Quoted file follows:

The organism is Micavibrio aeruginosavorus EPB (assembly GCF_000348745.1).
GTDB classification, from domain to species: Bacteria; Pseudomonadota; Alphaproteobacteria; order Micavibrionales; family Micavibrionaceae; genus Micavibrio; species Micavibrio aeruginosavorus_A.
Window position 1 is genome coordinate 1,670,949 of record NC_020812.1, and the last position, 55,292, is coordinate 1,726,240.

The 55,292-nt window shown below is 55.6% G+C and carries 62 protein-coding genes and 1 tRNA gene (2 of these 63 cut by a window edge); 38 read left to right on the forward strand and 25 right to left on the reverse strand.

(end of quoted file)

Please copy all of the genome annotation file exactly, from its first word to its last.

The organism is Micavibrio aeruginosavorus EPB (assembly GCF_000348745.1).
GTDB classification, from domain to species: Bacteria; Pseudomonadota; Alphaproteobacteria; order Micavibrionales; family Micavibrionaceae; genus Micavibrio; species Micavibrio aeruginosavorus_A.
Window position 1 is genome coordinate 1,670,949 of record NC_020812.1, and the last position, 55,292, is coordinate 1,726,240.

The 55,292-nt window shown below is 55.6% G+C and carries 62 protein-coding genes and 1 tRNA gene (2 of these 63 cut by a window edge); 38 read left to right on the forward strand and 25 right to left on the reverse strand.